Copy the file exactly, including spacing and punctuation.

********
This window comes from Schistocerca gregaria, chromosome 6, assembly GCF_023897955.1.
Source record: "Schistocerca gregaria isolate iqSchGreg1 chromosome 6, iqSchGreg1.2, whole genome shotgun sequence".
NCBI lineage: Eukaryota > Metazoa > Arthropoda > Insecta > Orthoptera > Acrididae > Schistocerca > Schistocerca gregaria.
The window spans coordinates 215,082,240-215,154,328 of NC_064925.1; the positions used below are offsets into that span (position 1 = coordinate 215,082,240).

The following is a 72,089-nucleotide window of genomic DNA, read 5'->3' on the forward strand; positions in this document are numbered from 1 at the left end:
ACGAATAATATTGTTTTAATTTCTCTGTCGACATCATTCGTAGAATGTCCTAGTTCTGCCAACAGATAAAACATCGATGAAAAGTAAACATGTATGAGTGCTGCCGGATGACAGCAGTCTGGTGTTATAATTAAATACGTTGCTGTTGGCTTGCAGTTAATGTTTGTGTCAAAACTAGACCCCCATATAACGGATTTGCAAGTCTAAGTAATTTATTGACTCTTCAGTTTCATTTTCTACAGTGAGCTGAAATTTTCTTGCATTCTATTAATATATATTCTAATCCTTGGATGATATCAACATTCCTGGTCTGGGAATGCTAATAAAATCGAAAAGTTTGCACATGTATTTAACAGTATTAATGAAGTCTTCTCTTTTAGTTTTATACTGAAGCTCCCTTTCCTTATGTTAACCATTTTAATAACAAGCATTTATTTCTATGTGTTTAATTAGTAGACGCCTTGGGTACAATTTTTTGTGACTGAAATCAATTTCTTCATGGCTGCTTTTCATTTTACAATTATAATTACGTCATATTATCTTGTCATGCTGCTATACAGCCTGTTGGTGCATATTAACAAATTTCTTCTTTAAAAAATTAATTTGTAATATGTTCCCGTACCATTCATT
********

This window comes from Schistocerca gregaria, chromosome 6, assembly GCF_023897955.1.
Source record: "Schistocerca gregaria isolate iqSchGreg1 chromosome 6, iqSchGreg1.2, whole genome shotgun sequence".
NCBI lineage: Eukaryota > Metazoa > Arthropoda > Insecta > Orthoptera > Acrididae > Schistocerca > Schistocerca gregaria.
The window spans coordinates 215,082,240-215,154,328 of NC_064925.1; the positions used below are offsets into that span (position 1 = coordinate 215,082,240).

The following is a 72,089-nucleotide window of genomic DNA, read 5'->3' on the forward strand; positions in this document are numbered from 1 at the left end:
ACGAATAATATTGTTTTAATTTCTCTGTCGACATCATTCGTAGAATGTCCTAGTTCTGCCAACAGATAAAACATCGATGAAAAGTAAACATGTATGAGTGCTGCCGGATGACAGCAGTCTGGTGTTATAATTAAATACGTTGCTGTTGGCTTGCAGTTAATGTTTGTGTCAAAACTAGACCCCCATATAACGGATTTGCAAGTCTAAGTAATTTATTGACTCTTCAGTTTCATTTTCTACAGTGAGCTGAAATTTTCTTGCATTCTATTAATATATATTCTAATCCTTGGATGATATCAACATTCCTGGTCTGGGAATGCTAATAAAATCGAAAAGTTTGCACATGTATTTAACAGTATTAATGAAGTCTTCTCTTTTAGTTTTATACTGAAGCTCCCTTTCCTTATGTTAACCATTTTAATAACAAGCATTTATTTCTATGTGTTTAATTAGTAGACGCCTTGGGTACAATTTTTTGTGACTGAAATCAATTTCTTCATGGCTGCTTTTCATTTTACAATTATAATTACGTCATATTATCTTGTCATGCTGCTATACAGCCTGTTGGTGCATATTAACAAATTTCTTCTTTAAAAAATTAATTTGTAATATGTTCCCGTACCATTCATT